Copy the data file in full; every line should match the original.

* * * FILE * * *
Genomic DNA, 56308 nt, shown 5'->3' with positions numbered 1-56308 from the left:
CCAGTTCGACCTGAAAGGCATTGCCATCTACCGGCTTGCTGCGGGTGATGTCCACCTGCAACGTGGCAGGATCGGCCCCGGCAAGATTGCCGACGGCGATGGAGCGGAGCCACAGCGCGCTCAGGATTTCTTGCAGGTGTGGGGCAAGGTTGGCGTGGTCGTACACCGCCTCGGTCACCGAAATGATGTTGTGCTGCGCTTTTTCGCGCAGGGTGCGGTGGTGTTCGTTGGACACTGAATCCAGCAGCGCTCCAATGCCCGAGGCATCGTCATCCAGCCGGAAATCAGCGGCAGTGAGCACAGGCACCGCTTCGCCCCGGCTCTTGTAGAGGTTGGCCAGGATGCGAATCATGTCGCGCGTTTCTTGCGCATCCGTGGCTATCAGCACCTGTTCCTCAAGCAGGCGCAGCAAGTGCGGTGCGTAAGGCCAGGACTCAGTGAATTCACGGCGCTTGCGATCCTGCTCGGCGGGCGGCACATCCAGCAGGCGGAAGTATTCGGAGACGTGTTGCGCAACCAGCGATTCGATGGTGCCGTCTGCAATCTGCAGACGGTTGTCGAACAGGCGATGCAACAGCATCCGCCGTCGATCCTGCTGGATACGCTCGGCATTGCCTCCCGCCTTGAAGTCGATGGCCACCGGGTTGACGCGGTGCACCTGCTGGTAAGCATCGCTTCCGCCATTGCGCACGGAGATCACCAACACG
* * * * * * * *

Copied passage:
Genomic DNA, 56308 nt, shown 5'->3' with positions numbered 1-56308 from the left:
CCAGTTCGACCTGAAAGGCATTGCCATCTACCGGCTTGCTGCGGGTGATGTCCACCTGCAACGTGGCAGGATCGGCCCCGGCAAGATTGCCGACGGCGATGGAGCGGAGCCACAGCGCGCTCAGGATTTCTTGCAGGTGTGGGGCAAGGTTGGCGTGGTCGTACACCGCCTCGGTCACCGAAATGATGTTGTGCTGCGCTTTTTCGCGCAGGGTGCGGTGGTGTTCGTTGGACACTGAATCCAGCAGCGCTCCAATGCCCGAGGCATCGTCATCCAGCCGGAAATCAGCGGCAGTGAGCACAGGCACCGCTTCGCCCCGGCTCTTGTAGAGGTTGGCCAGGATGCGAATCATGTCGCGCGTTTCTTGCGCATCCGTGGCTATCAGCACCTGTTCCTCAAGCAGGCGCAGCAAGTGCGGTGCGTAAGGCCAGGACTCAGTGAATTCACGGCGCTTGCGATCCTGCTCGGCGGGCGGCACATCCAGCAGGCGGAAGTATTCGGAGACGTGTTGCGCAACCAGCGATTCGATGGTGCCGTCTGCAATCTGCAGACGGTTGTCGAACAGGCGATGCAACAGCATCCGCCGTCGATCCTGCTGGATACGCTCGGCATTGCCTCCCGCCTTGAAGTCGATGGCCACCGGGTTGACGCGGTGCACCTGCTGGTAAGCATCGCTTCCGCCATTGCGCACGGAGATCACCAACACG